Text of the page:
Fish learn more in a changing environment

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A diet that fluctuates in quality produces smarter cichlids, according to research published in a recent issue of the journal PLoS Biology.

Alexander Kotrschal and Barbara Taborsky carried out a series of experiments on the cichlid Simochromis pleurospilus to investigate how performance in a learning task would be influenced by different juvenile feeding regimes.

The authors subjected groups of juvenile fish to four different feeding regimes:

1. a high food ration both in early and late life;
2. a low food ration both in early and late life;
3. a high food ration in early life, switched to a low food ration in late life;
4. a low food ration in early life, switched to a high food ration in late life. 

The diet switches were carried out when the fish were either 77 days or 133 days old (although the authors found no significant differences in the cognitive abilities of the fishes between those whose diets switched at 77 days and those switched at 133 days and subsequently pooled the results for analysis).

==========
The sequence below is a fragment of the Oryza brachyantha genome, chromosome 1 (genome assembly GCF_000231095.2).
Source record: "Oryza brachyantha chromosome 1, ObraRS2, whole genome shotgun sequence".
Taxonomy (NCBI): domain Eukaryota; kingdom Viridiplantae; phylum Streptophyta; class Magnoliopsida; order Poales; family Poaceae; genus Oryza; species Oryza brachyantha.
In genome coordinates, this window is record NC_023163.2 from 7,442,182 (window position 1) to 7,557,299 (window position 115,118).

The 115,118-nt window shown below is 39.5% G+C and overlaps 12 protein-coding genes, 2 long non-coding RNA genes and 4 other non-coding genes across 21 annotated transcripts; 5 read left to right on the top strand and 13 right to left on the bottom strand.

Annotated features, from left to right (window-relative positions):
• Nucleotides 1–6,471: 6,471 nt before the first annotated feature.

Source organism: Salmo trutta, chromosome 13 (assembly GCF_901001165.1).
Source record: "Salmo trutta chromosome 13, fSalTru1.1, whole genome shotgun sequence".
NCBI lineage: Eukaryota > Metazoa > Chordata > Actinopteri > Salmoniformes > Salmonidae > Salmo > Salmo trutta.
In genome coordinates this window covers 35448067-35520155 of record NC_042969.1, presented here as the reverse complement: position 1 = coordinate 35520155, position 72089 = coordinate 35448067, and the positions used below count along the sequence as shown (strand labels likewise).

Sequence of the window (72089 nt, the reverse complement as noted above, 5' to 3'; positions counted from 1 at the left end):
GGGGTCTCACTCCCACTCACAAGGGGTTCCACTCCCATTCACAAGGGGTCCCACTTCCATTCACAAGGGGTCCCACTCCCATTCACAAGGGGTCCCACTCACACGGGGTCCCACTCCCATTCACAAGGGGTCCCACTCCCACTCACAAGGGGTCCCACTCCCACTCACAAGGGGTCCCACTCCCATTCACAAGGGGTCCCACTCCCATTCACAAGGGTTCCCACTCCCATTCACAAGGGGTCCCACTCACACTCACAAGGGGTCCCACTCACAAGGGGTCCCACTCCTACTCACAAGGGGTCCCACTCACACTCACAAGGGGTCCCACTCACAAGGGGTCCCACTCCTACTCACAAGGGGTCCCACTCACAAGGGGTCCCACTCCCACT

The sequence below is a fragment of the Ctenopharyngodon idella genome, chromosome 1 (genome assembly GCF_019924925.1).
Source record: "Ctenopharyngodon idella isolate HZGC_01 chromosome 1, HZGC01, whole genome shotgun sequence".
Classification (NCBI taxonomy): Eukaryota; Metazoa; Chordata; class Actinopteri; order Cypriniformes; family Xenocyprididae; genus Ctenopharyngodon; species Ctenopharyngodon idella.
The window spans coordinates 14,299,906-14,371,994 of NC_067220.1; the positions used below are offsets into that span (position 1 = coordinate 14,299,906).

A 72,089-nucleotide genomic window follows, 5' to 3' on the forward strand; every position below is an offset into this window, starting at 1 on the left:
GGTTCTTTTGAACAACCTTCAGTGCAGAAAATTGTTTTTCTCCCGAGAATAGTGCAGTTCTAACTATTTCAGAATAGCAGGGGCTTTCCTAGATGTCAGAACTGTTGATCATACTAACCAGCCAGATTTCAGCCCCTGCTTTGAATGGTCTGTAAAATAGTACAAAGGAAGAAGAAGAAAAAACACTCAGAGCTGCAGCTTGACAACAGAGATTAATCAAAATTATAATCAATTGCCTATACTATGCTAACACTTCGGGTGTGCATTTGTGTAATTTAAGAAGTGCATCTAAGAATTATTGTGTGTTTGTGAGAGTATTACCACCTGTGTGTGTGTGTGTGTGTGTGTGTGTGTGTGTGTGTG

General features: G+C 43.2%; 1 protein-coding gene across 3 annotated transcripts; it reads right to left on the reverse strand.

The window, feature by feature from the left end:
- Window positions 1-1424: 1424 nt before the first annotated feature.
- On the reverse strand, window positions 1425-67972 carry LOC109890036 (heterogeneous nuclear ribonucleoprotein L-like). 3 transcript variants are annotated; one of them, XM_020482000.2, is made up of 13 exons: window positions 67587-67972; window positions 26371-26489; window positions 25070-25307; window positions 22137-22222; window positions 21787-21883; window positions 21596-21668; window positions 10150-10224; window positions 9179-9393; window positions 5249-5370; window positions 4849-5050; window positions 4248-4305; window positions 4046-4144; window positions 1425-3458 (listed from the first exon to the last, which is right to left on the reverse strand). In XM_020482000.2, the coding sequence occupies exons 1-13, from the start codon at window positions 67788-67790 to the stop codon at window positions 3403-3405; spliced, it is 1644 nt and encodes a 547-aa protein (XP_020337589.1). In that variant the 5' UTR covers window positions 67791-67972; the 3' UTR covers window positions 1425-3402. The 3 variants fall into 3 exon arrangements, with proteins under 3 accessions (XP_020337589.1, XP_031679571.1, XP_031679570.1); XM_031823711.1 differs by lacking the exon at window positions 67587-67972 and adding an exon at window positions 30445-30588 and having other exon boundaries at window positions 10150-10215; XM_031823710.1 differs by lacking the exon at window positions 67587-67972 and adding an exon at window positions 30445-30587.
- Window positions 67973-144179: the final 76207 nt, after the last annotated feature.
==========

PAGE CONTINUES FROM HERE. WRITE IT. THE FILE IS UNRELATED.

The fishes were then trained to associate a visual cue with food and tested for how often they selected the positive stimulus, with their cognitive performance being tested twice (at the end of the juvenile period and a year later as adults).

The authors found that fish that experienced a change in food ration early in life outperformed those kept on constant rations in the cognitive test, irrespective of the direction of the implemented change and the mean rations received.

According to the authors, the results of the experiment support the hypothesis that changing environments improve learning abilities. They also suggest that the improvement of cognitive abilities in response to environmental change is adaptive for S. pleurospilus.

The cichlids, being algae grazers, spend most of their time as juveniles in shallower waters where food is more abundant. While some fishes spend their whole lives in shallow waters, some move out to deeper areas, where food is less plentiful.

Improved cognition may help them to find and remember patches of high-quality turf algae, while fish that remain in the natal habitat do not necessarily require a better cognitive performance.

For more information, see the paper: Kotrschal, A and B Taborsky (2010) Environmental change enhances cognitive abilities in fish. PLoS Biology 8, e1000351. doi:10.1371/journal.pbio.1000351